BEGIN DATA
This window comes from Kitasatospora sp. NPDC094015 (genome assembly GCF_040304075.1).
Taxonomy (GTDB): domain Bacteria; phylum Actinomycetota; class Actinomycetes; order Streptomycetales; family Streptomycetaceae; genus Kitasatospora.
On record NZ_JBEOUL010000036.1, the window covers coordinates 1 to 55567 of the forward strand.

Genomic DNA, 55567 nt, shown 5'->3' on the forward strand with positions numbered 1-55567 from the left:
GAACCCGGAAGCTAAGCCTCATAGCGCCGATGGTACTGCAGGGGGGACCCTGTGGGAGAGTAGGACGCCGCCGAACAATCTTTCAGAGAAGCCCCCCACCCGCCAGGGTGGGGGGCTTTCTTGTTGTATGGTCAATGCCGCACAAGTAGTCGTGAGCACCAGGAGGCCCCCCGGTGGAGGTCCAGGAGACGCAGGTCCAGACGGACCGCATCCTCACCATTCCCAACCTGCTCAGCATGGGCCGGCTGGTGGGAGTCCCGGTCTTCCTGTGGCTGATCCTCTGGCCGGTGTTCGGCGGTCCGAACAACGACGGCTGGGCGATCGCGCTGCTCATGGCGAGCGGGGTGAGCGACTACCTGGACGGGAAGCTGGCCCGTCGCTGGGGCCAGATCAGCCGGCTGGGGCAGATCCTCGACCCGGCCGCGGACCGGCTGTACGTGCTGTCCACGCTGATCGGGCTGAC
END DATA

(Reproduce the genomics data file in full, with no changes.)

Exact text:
This window comes from Kitasatospora sp. NPDC094015 (genome assembly GCF_040304075.1).
Taxonomy (GTDB): domain Bacteria; phylum Actinomycetota; class Actinomycetes; order Streptomycetales; family Streptomycetaceae; genus Kitasatospora.
On record NZ_JBEOUL010000036.1, the window covers coordinates 1 to 55567 of the forward strand.

Genomic DNA, 55567 nt, shown 5'->3' on the forward strand with positions numbered 1-55567 from the left:
GAACCCGGAAGCTAAGCCTCATAGCGCCGATGGTACTGCAGGGGGGACCCTGTGGGAGAGTAGGACGCCGCCGAACAATCTTTCAGAGAAGCCCCCCACCCGCCAGGGTGGGGGGCTTTCTTGTTGTATGGTCAATGCCGCACAAGTAGTCGTGAGCACCAGGAGGCCCCCCGGTGGAGGTCCAGGAGACGCAGGTCCAGACGGACCGCATCCTCACCATTCCCAACCTGCTCAGCATGGGCCGGCTGGTGGGAGTCCCGGTCTTCCTGTGGCTGATCCTCTGGCCGGTGTTCGGCGGTCCGAACAACGACGGCTGGGCGATCGCGCTGCTCATGGCGAGCGGGGTGAGCGACTACCTGGACGGGAAGCTGGCCCGTCGCTGGGGCCAGATCAGCCGGCTGGGGCAGATCCTCGACCCGGCCGCGGACCGGCTGTACGTGCTGTCCACGCTGATCGGGCTGAC